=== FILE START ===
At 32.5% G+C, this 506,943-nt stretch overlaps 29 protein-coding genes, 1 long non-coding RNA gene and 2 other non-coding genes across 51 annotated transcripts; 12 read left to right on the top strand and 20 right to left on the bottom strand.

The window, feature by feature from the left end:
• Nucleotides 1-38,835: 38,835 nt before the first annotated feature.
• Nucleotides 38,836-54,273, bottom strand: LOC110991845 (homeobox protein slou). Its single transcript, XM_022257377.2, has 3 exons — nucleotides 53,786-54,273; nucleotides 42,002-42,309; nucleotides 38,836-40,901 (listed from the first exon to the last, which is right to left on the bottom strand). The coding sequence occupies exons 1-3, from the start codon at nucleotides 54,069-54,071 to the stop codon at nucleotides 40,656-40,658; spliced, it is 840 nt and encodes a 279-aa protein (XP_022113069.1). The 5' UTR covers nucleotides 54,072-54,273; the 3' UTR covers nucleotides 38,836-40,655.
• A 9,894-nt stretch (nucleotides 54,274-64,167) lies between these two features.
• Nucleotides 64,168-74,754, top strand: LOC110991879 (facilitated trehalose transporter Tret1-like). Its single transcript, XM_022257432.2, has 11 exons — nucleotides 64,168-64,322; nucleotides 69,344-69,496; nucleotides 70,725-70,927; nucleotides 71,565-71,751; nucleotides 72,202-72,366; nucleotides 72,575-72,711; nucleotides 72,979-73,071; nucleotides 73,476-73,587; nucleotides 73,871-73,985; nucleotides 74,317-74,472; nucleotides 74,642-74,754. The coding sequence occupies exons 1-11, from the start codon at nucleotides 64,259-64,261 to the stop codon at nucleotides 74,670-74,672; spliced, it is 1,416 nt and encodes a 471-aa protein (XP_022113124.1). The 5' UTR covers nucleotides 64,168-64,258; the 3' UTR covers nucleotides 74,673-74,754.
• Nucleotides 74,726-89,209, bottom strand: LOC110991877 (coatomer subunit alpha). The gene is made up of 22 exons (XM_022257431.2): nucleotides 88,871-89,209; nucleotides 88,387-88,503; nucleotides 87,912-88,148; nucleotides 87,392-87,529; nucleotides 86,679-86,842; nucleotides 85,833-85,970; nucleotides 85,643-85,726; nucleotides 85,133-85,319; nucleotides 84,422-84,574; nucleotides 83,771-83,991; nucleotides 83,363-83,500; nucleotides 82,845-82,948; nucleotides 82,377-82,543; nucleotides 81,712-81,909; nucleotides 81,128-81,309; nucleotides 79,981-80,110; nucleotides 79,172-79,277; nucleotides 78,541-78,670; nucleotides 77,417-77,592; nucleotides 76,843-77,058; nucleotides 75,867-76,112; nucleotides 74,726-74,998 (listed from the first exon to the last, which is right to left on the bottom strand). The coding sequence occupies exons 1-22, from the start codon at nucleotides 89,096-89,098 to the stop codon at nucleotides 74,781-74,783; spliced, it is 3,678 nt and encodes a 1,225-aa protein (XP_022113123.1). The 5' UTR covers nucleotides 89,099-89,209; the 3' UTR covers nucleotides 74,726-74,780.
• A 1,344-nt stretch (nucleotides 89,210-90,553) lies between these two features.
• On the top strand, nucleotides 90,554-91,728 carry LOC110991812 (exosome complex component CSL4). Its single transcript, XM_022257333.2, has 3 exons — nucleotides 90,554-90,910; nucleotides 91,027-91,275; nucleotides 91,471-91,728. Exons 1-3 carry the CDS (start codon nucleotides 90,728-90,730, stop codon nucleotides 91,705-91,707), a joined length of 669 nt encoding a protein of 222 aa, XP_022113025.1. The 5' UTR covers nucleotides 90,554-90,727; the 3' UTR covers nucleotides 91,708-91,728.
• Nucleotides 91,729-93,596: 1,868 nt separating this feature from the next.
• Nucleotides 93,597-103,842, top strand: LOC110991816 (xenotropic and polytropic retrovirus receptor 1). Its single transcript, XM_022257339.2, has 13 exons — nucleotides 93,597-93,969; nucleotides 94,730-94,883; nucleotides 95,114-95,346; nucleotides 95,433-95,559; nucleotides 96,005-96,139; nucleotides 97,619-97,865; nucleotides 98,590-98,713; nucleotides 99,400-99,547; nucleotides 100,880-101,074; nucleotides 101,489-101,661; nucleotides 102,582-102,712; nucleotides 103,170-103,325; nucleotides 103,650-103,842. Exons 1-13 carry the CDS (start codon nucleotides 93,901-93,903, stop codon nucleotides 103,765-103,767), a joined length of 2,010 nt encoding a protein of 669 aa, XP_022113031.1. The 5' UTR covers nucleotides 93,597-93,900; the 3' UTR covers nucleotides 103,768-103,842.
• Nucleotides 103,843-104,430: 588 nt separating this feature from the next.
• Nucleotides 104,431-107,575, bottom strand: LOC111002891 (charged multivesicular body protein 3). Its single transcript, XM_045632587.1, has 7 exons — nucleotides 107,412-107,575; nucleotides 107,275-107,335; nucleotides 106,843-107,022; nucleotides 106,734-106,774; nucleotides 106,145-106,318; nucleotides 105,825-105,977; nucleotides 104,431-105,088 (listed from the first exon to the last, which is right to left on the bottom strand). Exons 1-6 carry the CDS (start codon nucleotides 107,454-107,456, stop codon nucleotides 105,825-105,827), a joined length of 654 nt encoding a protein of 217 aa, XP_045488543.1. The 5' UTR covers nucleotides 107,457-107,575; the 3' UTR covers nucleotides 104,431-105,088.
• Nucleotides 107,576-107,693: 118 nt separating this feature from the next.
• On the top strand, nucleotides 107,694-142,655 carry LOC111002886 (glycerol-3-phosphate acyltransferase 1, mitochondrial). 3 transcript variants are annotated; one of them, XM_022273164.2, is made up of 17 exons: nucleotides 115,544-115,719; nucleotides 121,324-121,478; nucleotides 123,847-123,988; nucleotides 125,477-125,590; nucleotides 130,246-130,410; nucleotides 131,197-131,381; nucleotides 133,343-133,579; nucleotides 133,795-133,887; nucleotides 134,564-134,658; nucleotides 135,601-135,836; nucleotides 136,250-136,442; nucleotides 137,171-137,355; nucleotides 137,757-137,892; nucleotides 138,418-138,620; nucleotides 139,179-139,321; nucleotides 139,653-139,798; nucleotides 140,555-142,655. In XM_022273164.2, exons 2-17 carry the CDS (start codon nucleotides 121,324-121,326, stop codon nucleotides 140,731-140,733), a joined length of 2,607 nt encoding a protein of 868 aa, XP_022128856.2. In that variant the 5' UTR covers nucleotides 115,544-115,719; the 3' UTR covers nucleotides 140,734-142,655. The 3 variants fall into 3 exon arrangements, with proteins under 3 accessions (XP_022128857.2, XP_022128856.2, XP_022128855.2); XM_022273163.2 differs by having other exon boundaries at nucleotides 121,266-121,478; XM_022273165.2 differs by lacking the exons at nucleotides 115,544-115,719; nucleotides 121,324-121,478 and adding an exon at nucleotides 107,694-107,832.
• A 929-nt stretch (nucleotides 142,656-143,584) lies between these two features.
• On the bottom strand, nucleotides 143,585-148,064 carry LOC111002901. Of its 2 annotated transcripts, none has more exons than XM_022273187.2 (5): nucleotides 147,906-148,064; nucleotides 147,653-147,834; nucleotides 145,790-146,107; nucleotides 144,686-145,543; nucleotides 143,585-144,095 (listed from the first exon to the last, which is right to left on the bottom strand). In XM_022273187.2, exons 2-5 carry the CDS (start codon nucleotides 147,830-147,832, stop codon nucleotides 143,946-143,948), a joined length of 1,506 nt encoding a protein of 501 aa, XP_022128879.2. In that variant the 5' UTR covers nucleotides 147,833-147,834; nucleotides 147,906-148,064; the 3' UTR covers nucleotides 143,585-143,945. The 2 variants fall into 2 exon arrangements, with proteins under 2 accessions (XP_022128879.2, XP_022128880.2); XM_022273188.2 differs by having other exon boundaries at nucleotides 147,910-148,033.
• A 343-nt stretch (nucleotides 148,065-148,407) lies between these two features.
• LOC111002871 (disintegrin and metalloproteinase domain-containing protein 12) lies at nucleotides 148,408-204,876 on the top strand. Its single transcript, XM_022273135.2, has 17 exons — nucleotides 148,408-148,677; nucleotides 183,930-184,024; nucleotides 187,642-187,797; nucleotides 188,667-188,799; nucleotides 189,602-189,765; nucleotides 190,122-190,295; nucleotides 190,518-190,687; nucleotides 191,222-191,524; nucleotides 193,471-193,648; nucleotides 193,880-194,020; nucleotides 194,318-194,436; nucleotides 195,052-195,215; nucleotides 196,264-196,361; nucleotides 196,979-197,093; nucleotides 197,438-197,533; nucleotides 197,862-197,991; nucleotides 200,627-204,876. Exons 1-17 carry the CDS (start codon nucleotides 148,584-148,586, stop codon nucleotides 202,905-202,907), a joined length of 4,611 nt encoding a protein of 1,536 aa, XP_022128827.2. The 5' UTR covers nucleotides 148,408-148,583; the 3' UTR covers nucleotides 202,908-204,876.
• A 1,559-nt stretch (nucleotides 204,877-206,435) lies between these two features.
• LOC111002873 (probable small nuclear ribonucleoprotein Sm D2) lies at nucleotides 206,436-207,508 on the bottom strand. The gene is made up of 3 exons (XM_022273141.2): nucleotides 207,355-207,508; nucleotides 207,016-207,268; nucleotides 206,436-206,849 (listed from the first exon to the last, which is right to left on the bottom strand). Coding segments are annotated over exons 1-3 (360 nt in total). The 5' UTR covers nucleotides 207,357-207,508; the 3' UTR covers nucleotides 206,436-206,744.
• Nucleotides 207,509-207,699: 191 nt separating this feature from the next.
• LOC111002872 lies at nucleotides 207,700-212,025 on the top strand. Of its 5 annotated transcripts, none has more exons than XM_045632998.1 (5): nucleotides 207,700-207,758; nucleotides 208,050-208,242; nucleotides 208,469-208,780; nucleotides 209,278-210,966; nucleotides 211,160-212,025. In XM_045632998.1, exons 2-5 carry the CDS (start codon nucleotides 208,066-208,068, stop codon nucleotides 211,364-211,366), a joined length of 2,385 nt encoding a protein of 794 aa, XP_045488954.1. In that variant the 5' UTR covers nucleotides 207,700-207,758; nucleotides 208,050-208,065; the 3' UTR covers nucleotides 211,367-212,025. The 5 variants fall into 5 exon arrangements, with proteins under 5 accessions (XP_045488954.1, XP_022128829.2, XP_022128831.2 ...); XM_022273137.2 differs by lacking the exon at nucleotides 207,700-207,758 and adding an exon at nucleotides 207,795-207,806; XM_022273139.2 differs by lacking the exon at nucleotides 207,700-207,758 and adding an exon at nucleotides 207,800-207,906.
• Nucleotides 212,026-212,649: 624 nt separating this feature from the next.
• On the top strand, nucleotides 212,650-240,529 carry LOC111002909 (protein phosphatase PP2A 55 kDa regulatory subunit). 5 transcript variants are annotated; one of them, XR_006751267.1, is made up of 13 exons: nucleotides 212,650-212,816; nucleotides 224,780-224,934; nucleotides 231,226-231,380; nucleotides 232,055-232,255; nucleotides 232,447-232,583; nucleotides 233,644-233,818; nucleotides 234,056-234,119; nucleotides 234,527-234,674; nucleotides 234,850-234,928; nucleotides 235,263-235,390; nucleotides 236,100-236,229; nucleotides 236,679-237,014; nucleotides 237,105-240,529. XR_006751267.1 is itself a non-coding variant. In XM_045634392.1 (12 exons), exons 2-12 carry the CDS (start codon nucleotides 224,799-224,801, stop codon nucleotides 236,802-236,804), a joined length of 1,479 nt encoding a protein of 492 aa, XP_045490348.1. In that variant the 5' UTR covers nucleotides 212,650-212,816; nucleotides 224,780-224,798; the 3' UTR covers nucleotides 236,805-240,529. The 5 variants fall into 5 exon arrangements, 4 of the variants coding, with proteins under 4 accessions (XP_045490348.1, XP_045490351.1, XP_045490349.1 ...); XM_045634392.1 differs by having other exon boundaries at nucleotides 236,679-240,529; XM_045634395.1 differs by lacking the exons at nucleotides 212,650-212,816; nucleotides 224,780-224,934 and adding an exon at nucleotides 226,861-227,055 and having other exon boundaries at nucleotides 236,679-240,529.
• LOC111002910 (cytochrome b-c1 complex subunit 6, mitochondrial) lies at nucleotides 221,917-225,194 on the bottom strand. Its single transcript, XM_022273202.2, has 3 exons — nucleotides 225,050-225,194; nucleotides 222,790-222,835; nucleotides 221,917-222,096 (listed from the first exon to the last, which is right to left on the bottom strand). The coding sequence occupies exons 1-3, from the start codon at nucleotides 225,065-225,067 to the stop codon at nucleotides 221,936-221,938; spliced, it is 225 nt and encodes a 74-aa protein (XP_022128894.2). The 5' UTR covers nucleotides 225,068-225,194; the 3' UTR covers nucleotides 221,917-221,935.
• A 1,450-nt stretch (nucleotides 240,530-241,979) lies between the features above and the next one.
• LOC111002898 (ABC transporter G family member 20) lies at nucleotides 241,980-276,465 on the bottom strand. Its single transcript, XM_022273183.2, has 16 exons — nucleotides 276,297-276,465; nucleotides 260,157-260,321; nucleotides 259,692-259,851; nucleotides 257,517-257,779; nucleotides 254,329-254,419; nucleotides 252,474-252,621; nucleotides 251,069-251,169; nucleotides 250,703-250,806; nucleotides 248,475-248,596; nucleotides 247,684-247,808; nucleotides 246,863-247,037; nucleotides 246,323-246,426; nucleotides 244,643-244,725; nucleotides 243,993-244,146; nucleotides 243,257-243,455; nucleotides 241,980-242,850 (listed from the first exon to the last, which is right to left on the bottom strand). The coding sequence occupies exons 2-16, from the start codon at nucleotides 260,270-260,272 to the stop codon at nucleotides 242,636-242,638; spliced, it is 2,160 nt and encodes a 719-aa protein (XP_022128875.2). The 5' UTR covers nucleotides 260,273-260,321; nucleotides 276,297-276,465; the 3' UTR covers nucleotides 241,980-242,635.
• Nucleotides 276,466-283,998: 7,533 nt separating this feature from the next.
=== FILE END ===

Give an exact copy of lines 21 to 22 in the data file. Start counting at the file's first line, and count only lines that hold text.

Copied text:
• LOC111002873 (probable small nuclear ribonucleoprotein Sm D2) lies at nucleotides 206,436-207,508 on the bottom strand. The gene is made up of 3 exons (XM_022273141.2): nucleotides 207,355-207,508; nucleotides 207,016-207,268; nucleotides 206,436-206,849 (listed from the first exon to the last, which is right to left on the bottom strand). Coding segments are annotated over exons 1-3 (360 nt in total). The 5' UTR covers nucleotides 207,357-207,508; the 3' UTR covers nucleotides 206,436-206,744.
• Nucleotides 207,509-207,699: 191 nt separating this feature from the next.